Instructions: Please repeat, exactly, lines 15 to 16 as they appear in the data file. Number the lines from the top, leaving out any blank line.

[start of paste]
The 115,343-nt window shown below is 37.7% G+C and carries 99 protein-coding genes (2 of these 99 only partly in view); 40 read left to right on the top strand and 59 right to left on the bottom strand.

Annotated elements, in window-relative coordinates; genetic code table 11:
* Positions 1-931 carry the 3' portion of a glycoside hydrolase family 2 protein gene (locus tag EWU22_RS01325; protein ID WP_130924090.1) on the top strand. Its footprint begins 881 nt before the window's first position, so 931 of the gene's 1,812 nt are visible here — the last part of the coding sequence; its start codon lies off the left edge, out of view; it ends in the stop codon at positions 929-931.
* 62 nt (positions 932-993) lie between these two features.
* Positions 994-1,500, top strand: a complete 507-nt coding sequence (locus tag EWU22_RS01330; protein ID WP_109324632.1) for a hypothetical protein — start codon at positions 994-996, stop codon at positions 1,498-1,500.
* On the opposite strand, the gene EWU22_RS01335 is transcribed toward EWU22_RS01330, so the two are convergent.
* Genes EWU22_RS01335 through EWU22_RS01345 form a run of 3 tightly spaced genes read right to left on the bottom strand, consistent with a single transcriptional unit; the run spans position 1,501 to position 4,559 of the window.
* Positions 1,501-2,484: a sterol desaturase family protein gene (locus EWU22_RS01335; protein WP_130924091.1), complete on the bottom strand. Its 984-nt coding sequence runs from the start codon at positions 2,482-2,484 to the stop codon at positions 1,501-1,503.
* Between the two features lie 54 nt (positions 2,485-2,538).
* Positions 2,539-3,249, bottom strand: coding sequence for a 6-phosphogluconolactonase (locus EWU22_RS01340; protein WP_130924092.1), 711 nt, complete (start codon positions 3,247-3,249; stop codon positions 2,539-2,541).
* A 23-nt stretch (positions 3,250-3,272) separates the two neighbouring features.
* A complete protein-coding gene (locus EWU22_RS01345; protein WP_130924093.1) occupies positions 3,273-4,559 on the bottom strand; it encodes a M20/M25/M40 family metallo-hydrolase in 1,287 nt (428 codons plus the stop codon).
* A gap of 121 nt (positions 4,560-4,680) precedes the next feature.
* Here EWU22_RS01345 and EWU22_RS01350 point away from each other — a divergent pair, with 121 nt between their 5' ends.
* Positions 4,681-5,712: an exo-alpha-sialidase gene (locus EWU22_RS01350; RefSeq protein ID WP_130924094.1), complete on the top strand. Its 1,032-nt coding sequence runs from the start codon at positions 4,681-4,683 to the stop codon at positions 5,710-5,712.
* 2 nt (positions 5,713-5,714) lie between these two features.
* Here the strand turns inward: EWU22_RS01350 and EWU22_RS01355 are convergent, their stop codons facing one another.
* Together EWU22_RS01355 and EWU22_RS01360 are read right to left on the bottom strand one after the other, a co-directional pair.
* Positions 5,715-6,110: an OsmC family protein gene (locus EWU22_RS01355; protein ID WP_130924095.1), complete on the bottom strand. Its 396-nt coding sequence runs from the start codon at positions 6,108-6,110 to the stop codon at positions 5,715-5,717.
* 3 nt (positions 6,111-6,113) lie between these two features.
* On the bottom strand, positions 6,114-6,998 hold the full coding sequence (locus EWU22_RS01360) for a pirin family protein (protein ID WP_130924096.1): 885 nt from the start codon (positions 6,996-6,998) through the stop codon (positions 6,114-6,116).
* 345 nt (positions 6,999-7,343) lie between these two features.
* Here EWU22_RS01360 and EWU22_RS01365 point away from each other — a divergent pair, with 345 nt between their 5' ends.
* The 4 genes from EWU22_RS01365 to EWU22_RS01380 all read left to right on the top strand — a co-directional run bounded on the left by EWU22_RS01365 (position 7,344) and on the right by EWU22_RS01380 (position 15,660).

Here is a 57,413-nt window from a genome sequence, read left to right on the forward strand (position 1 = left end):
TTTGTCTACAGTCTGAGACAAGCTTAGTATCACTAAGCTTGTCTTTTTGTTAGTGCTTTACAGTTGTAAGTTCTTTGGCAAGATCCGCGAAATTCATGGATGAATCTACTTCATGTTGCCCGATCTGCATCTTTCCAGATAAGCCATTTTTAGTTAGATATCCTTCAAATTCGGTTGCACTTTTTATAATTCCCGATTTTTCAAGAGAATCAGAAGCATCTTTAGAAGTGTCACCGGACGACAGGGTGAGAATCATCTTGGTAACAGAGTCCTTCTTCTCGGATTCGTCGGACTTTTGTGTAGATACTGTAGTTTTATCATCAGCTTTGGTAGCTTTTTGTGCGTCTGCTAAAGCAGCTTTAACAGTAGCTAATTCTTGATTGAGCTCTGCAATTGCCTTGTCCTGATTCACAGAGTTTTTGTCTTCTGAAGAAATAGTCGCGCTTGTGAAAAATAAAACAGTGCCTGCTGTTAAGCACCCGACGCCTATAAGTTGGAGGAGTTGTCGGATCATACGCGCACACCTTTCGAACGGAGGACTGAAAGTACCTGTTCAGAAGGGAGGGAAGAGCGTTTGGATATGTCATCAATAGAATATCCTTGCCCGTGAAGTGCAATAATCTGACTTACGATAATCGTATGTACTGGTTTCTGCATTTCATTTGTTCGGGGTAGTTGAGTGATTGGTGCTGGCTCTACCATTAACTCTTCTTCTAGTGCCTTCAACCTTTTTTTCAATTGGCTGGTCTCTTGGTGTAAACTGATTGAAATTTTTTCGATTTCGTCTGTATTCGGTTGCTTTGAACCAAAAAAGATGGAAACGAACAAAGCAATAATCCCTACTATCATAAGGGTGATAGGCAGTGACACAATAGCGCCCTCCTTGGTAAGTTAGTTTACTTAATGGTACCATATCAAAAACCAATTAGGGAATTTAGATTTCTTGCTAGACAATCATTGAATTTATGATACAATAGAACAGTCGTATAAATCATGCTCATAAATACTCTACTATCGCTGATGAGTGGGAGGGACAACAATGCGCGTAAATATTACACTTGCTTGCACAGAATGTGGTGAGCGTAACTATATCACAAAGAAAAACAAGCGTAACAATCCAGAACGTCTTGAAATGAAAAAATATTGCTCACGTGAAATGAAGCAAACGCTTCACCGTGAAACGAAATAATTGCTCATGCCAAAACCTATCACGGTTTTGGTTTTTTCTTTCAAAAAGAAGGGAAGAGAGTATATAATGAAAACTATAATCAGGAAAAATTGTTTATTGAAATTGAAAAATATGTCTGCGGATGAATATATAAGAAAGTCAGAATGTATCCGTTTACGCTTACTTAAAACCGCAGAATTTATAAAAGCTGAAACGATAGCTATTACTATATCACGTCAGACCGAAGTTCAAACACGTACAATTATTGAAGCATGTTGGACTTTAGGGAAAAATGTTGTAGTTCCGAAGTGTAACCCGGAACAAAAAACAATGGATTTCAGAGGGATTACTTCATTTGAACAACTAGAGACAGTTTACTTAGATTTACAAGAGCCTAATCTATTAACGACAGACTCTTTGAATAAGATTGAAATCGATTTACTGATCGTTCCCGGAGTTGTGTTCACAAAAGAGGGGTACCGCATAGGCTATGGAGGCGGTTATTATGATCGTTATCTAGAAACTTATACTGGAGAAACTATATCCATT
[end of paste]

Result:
* Positions 4,681-5,712: an exo-alpha-sialidase gene (locus EWU22_RS01350; RefSeq protein ID WP_130924094.1), complete on the top strand. Its 1,032-nt coding sequence runs from the start codon at positions 4,681-4,683 to the stop codon at positions 5,710-5,712.
* 2 nt (positions 5,713-5,714) lie between these two features.